' Cinema Romantico: Diminished Capacity

Thursday, March 31, 2011

Diminished Capacity

This film was directed by Terry Kinney, who you might, or, more likely, might not remember as one John Cameron, and who you might also know as a co-founder of the noted Steppenwolf Theater here in Chicago, Illinois. The latter is key, and it is key because "Diminished Capacity" (2008) is soooooooo Chicago. First of all, it stars Matthew Broderick, the guy who long ago starred in a movie as a character who Time Magazine recently said is the one film character most deserving of a statue here in the Windy City. It features a Mr. Cub (i.e. Ernie Banks) cameo. It features stock footage of Buckingham Fountain (real original). It knows of the long simmering feud between St. Louisans and Chicagoans. Its most crucial plot point involves a rare baseball card featuring the likeness of Frank Schulte, a right fielder for the Cubs in 1908. ("From now on I'm rooting for the 1908 Cubs. At least I know they can win.")

Broderick is Cooper Kennedy, a cartoon editor in Chi-town, and recent victim of a Grade 3 Concussion, getting better but not fully recovered, who one day gets a call from his mom (Lois Smith) down Missouri way who explains his Uncle Rollie (Alan Alda), in the midst of tying fishing line to his typewriter set at the end of a dock so the fish in the lake can, ahem, type poetry for him, might be in the need of a permanent stay at a mental health facility. So Cooper drives in to see what's up. Rollie, it seems, is also suffering from memory loss and suffering from unpaid bills but has an ace in the hole - that aforementioned Schulte baseball card, mint condition, that may be the last of its kind. Fetch the right price and all his material ills are cured.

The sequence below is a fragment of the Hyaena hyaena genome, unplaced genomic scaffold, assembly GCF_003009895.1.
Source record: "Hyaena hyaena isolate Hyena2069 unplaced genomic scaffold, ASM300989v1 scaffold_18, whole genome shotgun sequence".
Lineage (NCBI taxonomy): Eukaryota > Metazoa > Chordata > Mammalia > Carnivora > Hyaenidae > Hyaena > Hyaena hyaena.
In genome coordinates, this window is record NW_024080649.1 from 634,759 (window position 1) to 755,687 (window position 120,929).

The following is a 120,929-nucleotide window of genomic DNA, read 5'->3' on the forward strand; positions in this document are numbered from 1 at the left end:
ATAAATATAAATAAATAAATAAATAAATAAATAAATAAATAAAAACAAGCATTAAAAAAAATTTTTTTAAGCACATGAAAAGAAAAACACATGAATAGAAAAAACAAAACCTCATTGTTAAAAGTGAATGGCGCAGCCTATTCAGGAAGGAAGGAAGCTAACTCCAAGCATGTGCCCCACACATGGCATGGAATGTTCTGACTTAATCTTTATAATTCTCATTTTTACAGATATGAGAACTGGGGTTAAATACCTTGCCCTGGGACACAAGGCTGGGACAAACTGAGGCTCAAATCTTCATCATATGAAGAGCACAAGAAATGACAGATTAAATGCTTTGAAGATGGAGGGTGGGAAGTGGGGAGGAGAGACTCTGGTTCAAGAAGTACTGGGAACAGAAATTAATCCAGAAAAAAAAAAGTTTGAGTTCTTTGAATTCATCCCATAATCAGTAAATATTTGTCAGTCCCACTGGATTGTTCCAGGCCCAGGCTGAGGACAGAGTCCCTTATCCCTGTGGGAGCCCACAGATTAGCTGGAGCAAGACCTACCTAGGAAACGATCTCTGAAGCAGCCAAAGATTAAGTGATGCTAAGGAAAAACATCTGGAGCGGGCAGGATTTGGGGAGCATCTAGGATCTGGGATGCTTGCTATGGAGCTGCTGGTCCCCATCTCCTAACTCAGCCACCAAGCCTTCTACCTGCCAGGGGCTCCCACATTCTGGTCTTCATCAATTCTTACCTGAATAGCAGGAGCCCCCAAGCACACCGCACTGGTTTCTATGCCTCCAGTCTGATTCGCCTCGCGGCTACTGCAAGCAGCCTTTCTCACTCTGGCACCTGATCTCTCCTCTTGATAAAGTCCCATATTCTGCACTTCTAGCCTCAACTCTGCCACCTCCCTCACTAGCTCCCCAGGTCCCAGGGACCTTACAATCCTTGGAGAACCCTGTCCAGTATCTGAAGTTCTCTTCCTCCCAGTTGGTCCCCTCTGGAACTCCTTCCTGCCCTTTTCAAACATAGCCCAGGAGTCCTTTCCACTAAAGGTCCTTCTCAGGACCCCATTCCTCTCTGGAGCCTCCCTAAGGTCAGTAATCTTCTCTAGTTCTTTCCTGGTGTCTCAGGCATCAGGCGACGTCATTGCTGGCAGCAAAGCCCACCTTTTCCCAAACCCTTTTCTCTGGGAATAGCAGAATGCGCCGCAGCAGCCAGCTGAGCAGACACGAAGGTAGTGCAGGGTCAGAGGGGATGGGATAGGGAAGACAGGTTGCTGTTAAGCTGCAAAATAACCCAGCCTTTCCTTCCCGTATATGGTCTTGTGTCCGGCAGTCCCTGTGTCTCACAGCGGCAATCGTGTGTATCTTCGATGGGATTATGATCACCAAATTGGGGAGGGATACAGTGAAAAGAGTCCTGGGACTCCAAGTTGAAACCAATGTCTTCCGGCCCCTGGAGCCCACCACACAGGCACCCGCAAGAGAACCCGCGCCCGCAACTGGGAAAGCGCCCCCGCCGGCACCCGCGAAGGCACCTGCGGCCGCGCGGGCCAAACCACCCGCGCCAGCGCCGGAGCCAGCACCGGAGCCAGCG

Of course, there's also the town drunk who's aiming to steal that very baseball card and there's the sister of the town drunk, Charlotte (Virginia Madsen), who has divorced her husband and once, long ago, was Cooper's flame and who happens to be in the town grocery store at the same time Cooper turns up there and explains she will soon be trekking northward to Chicago where she hopes to sell a painting of hers to a restaurant.

So....Cooper, Rollie, Charlotte, and Charlotte's son all light out for The City Of Big Shoulders and a baseball card convention where Mad Dog McClure (Dylan Baker, so perfectly cast because he is so not a Mad Dog) and Lee Vivyan (Bobby Cannavale), dueling baseball card luminaries, the former kind and generous, the latter cold as Lake Michigan in late January, will both maneuver to purchase this all-important card.

Curiously, though, for being so Chicago, a city that doesn't do anything half-assed, a city that picked itself up after a Great Fire, a city that was burning Jay Cutler's jersey before the recent NFC Championship Game even ended, "Diminished Capacity" is so lightweight. It starts as, sort of, a dramedy and then morphs into, maybe, a grown up "Garden State" and then the third act is....well, God only knows. It's sweet and sad and slap-sticky and convenient and even for just a brief minute or two digresses into Heist territory and the way it kind of summarizes everything in a blip, without feeling like the resolutions have been truly earned - like Cooper's Grade 3 Concussion - is extremely sitcom-y. Yuck.

Consider this world of the baseball card convention. It is not often glimpsed in the cinema. It could have been different, maybe even unusually exhilarating. Occassionally, it is, such as in the moment when Mad Dog McClure, an epic Cubs fan, has an epic Cubs Fan Breakdown over a blown game and his wife - clearly having been through this dozens of times before - treats him so gently in its aftermath. This is quality stuff. But then consider Lee Vivyan's diatribe on Joe DiMaggio's shoelaces and their eventual payoff. That's it? Is this supposed to be wacky or quirky? The screenplay doesn't know and never figures it out.

None of the actors are sleepwalking, all seem willing to do their best, but what can you do when you aren't given much? How about poor Virginia Madsen who ever since being nominated for an Oscar for "Sideways" (2004) has fallen victim to a syndrome I have officially named after her - Virginia Madsen Syndrome - wherein the only parts she gets are those of The Supportive Spouse? Granted, she's not a spouse here but she is, essentially, The Supportive Significant Other. Even after we learn she has sold her painting to that Chicago restaurant the movie doesn't let her or us be happy about it. Instead it just hurries instantly right back to Cooper and Rollie's problems. C'mon, man, the woman who gave the transcendent Why I Like Wine monologue in "Sideways" deserves better.

The movie is diverting but forgettable. It's a game being watched from the Wrigley Field Bleachers on Friday Afternoon. Friends. Sun. Old Style. What's the score again?

No comments: